How about a letter? That threatened species that is disappearing as fast as good quality writing paper. “I’m writing to let you know that your best friend Louie is safe and well, in Paris. With Christopher’s help she booked a berth on the SS Osterley. Yes, she’s not even in Sydney. Don’t worry, Sarah. I’ll take care of her.”

In reality (well in the novel) Sarah will be distressed and concerned for her friend and I will leave her in that state for at least a week. Oh, the cruelty of novelists! But don’t worry the manuscript is not called Paris Next Week for nothing.

Actually I’ve decided I’m going to flee as well. I think I’ll catch up with Louie first. Right now I’m on this God awful cruise liner with screaming kids everywhere. Beside me are people with iPhones, iPads and Notebooks taking photos of nothing. I bribe a steward and free of baggage and misconceptions, I step into the small tender that is bobbing in the waves. We are leaving the stacked monstrosity behind. Sunlight is dancing on the water and ahead is the Osterley, dark hulled and very long, quite alien to my eyes. As we get closer I can see women in cloche hats and pencil thin dresses leaning on the rails to call out to me. I smile and call back, thrilled to be leaving the 21st century behind.

Lost in Time

People don’t change over the years but the environment they live in does. When Ishobel Ross, a cook from the Isle of Skye, arrives in London in July 1916 it is amazing how much she gets up to in the city without a car! She is sightseeing – taking in the theatre, a trip to Aldershot, shopping at Selfridges, visits to St Pauls, Marble Arch, and tea at Fullers. The list goes on and I’m exhausted reading it. Finally on the 29th she writes “Got word today (from the Scottish Women’s Hospitals) to report at Victoria Station on Tuesday morning.”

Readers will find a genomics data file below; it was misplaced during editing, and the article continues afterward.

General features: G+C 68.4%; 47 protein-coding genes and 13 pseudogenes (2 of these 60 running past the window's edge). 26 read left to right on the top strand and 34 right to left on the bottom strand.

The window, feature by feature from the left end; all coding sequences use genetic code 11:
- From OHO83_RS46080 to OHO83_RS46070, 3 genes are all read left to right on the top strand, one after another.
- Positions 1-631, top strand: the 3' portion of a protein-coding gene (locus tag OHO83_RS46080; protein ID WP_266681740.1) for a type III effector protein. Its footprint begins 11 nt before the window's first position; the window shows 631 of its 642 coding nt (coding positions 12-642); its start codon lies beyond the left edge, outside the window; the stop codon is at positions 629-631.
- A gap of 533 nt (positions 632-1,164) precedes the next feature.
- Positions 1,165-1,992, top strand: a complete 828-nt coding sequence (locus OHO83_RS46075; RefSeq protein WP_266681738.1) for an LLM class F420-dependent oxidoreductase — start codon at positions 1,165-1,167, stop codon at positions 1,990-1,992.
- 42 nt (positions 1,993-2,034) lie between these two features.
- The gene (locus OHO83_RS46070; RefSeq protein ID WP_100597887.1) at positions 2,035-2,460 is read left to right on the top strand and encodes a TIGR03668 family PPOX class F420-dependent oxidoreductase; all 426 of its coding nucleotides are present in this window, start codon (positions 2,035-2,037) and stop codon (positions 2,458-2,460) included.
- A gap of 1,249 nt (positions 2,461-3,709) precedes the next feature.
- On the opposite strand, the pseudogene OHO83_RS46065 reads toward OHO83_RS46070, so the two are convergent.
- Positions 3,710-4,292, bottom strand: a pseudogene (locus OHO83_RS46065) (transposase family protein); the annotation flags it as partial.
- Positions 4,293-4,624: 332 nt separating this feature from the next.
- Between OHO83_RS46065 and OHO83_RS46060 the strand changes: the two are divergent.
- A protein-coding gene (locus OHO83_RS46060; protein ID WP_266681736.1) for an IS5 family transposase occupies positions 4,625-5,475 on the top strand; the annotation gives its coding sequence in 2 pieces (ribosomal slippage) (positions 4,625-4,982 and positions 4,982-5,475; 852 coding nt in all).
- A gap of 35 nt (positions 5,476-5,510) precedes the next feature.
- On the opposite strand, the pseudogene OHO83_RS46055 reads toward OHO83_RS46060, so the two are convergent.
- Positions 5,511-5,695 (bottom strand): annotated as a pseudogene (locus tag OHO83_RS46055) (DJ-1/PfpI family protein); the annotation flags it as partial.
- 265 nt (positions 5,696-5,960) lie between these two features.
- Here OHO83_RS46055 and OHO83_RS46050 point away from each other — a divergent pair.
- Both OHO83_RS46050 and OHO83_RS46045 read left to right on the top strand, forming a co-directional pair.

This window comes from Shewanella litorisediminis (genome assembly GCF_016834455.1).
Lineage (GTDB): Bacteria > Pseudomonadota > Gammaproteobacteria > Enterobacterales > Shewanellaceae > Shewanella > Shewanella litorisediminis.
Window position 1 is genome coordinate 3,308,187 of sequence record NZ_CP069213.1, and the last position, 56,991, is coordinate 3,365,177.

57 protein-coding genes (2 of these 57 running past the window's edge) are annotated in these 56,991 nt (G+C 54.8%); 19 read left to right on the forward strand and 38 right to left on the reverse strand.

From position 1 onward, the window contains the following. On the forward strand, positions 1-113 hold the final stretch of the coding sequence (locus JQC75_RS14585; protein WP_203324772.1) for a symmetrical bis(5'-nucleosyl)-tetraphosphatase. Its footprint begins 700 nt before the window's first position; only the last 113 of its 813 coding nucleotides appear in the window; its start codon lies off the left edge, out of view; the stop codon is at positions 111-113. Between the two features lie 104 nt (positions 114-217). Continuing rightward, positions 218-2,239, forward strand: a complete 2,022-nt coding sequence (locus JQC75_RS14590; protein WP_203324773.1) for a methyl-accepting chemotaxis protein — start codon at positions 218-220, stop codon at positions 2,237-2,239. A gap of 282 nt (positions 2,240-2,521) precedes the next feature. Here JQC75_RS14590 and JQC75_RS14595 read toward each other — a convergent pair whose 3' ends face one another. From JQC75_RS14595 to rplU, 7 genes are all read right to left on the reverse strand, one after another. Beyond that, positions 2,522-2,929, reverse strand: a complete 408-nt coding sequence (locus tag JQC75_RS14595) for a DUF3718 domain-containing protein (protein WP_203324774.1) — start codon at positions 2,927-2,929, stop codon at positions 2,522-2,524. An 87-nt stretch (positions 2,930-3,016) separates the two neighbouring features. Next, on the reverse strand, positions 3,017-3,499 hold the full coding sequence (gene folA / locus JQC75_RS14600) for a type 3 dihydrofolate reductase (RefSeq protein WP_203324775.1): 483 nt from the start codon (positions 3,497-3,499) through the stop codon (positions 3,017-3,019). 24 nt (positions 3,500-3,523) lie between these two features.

Got word? How? Obviously not by SMS or mobile call but I’m left pondering the alternative. Did the SWH ring Ishobel at her hotel? Send a telegram? From my research into the Twenties in Sydney it is amazing to someone from the 21st century how often they got mail in the early part of the last century: twice in the metropolitan area and for a time a delivery on Saturday which beggars belief. Telegrams too seem to arrive very quickly, including the dreaded ones from the War Office – “We regret to inform you…”

Did the SWH send a boy running through the streets of London with a message? Who knows? There is, of course no way of knowing now. As they say “you had to be there.”  And taking that line of thought I can imagine a 22nd century historian possibly stumbling over emails, letters, the odd diary, containing such lines as: “Met this great guy last night. Too good to be true so I googled him.”

Google may be around for another 100 years. Or it may be lost in time in the way of “got word” and “shanks pony” – a term my Mine Manager/diarist great-great grandfather Richard Pope frequently used in the 1880s. “Took ‘shanks pony’ into Silverton from Broken Hill.” A special breed of horse you are wondering? No, it means to walk. So there you are, you were way off course just as I maybe off course when I speculate on Ishobel’s “got word”.

The past is another country. They definitely do things differently there.